For five weeks I’d tried to kill them. I’d attacked with a trowel, and a heavy shovel, digging at their roots. They’d thrashed with furious life, cutting my skin and flinging drops of my blood against the ground.
Then I’d set them on fire with a flick of my wrist. But the twisting vines refused to burn. My blue and orange flames danced along their leaves and thorns while the wind rushed all around, tossing fire toward the forest. I’d had to extinguish it before the entire hill caught alight.
Next I’d lain down beside them under a full moon and listened to their whispers. All night long the stars wheeled overhead and I felt the earth cracking and shifting underneath me as it turned.
Mab, the roses whispered. Free us.
I rolled over and pressed my cheek into the dirt. I grasped one of the rose vines until the thorns pricked through my skin. Pain and magic spilled from my palm and into their roots, and Arthur’s voice echoed in my memory: All the blood is yours now, Mab, all the beauty of the world. Take it.
Shoving off the ground, I backed up toward the edge of the garden until my heels hit the wooden vegetable box where baby tomatoes grew.
The next day I asked Donna if she knew anything about the roses, and she only explained about pruning and mold and fertilizer. I called Faith, who lived in town, and she said one of the reasons she moved her family off the blood land was because Hannah woke crying and blamed her nightmares on the roses. And Granny Lyn, whose garden it had been until she died last autumn, had never allowed any of us to tend it without her.
There had been a secret planted under my bedroom window all my life.
I knew I should have spent my time creating a spell to burn the curse away, to turn the roses into ash and spread the pieces on the wind and on the river.
It’s what Arthur told me to do.
But that isn’t what I chose.
Here, at dawn, with my knife poised over the seven-point-star tattoo protecting my wrist, I stood facing the garden, and beside me lay a man-sized doll created of mud and bone, so that I might ask the roses a question.
A scratching on the window gable behind me drew my attention to the large crow perched there. “Morning,” I whispered. “Is Donna still asleep?”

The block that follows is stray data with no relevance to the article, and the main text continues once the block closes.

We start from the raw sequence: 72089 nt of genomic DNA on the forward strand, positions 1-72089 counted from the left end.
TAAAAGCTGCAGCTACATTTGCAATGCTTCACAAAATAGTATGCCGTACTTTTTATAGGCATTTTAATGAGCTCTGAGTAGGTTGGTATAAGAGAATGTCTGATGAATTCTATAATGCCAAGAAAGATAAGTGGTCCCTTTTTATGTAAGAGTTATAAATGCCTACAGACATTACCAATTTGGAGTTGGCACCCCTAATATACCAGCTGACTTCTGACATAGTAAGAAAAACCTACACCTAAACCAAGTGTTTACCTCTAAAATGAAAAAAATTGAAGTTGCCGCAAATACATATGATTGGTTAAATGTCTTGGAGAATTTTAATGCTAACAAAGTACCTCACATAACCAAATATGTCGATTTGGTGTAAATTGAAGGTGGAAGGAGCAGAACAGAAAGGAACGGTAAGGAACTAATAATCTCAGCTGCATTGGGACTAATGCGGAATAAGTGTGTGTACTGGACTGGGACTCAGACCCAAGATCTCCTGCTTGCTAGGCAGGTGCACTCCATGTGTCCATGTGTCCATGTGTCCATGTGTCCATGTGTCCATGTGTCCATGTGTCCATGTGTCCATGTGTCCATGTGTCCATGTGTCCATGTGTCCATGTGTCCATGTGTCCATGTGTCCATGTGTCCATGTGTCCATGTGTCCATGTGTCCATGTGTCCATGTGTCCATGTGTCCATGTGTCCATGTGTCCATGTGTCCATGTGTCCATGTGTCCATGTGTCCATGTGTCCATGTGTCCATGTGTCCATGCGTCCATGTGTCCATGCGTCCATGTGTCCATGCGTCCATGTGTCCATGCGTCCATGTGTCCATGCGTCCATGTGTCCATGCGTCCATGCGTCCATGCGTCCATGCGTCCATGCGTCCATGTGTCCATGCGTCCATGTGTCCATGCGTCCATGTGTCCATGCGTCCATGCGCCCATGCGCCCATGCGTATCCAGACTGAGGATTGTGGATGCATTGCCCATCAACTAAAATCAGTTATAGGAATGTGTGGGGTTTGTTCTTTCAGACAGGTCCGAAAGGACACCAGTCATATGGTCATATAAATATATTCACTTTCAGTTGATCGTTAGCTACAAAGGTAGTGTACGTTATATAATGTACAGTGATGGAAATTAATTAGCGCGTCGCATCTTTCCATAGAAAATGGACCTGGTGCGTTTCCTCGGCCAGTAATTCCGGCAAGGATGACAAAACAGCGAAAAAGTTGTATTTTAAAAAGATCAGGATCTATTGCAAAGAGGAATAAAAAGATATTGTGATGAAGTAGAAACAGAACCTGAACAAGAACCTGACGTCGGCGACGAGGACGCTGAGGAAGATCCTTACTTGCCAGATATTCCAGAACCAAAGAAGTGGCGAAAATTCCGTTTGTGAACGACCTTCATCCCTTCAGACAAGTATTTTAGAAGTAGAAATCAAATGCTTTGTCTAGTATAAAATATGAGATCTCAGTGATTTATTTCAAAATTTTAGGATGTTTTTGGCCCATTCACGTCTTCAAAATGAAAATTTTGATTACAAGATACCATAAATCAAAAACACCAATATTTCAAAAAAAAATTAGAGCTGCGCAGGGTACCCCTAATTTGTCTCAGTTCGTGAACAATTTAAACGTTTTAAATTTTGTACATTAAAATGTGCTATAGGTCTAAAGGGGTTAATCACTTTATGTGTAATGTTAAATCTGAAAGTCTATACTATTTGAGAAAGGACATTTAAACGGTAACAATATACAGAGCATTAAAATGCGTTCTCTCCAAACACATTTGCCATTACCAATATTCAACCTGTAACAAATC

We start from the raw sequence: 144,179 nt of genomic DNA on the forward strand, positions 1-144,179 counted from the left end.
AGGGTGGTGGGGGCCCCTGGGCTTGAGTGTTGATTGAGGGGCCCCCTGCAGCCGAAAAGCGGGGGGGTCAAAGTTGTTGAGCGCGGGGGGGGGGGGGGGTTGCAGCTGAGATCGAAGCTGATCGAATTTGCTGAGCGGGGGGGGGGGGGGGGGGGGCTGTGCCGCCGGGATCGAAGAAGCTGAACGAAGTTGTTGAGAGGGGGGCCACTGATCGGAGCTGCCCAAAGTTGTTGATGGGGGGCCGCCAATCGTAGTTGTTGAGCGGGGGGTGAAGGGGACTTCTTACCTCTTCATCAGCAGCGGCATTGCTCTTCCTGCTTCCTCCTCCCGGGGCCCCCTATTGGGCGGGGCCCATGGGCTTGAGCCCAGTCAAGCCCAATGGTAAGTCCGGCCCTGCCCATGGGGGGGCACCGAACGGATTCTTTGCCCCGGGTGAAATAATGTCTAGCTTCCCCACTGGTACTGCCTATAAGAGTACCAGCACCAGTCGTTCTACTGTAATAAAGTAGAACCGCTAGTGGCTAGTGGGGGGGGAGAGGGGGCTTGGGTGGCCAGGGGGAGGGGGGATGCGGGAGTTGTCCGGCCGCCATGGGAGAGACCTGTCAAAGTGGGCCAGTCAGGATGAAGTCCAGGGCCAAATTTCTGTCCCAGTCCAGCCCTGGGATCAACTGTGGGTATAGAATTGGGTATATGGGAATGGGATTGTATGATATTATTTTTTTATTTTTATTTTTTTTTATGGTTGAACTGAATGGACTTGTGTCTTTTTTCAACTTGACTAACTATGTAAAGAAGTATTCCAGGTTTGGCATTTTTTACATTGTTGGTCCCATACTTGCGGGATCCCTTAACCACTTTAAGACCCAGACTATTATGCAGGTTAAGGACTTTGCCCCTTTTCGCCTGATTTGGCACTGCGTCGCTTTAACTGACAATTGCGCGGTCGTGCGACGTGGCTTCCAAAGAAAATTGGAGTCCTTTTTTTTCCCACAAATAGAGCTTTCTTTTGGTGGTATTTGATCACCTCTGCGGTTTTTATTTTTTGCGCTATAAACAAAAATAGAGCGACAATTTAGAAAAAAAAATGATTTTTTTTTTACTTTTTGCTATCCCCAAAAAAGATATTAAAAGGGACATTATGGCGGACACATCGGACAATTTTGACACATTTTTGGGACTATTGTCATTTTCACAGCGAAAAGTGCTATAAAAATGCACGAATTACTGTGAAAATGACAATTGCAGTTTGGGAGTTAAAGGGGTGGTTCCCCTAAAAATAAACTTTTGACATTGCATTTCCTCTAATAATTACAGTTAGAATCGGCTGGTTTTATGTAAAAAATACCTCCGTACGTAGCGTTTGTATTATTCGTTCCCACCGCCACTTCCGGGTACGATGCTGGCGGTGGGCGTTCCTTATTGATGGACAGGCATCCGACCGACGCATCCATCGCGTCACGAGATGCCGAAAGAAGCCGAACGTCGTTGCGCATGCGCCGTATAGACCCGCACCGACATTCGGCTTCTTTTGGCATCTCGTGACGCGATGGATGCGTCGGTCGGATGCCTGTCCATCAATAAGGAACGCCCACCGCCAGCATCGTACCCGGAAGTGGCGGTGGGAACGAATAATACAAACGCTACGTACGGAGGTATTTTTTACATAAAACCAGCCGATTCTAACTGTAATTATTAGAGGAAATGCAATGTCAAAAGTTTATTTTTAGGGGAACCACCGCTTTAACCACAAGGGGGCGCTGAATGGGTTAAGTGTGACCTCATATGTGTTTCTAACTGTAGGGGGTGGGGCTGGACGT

He ruffled his feathers in an affirmative shrug.
“Where are your brothers?”
He chucked his head back and barked. Eleven more crows leapt out of the forest at the edge of our yard. Their wings flapped in unison as they swooped low overhead, washing me with damp spring air. I could feel hair curling against the back of my neck as they raised the humidity.
The flock landed around me in a semicircle, not too near the roses, their heads cocked at the same angle. One hopped forward and tapped his beak against the jar I’d set on the grass.
Inside was the heart and liver of a deer that would help give life to my doll.
Nine days ago I’d built a trap marked by runes across a well-traveled deer path, and finally, yesterday, there’d been a young buck caught in the circle. He was unable to free himself from the lines of magic weaving through the trees, and his delicate hooves stomped the ground. I stood against a walnut tree, shoulder pressed hard enough into the bark that it tore at my skin through my shirt. The buck’s antlers were just beginning to press up through his head, tiny nubs of velvety bone. He stared at me with his black eyes, snorted, and reared back as if to challenge me.
“Thank you for what you’re giving me,” I told him.
I’d pricked my finger and clapped my hands together. The spell sucked the breath from his lungs.
That had been the cleanest part. I used Arthur’s old hunting knife to slit the buck’s belly and drag out the bloody insides. They spilled onto the grass as slippery as fish. His blood caught in the creases of my palms, and I rubbed them down on his still-warm neck.
I took the heart and the liver, tucking them gently into an old glass gallon jar. I twisted closed the lid and painted a star rune on top with the deer’s blood. Then I closed his eyes and ran my finger along his short black lashes.
“May you find grace,” I whispered.
And I left him for the vultures and coyotes.
Meet the Author
TESSA GRATTON has wanted to be a paleontologist or a wizard since she was seven. She was too impatient to hunt dinosaurs, but is still searching for someone to teach her magic. After traveling the world with her military family, she acquired a BA (and the important parts of an MA) in Gender Studies, and then settled down in Kansas with her partner, her cats, and her mutant dog.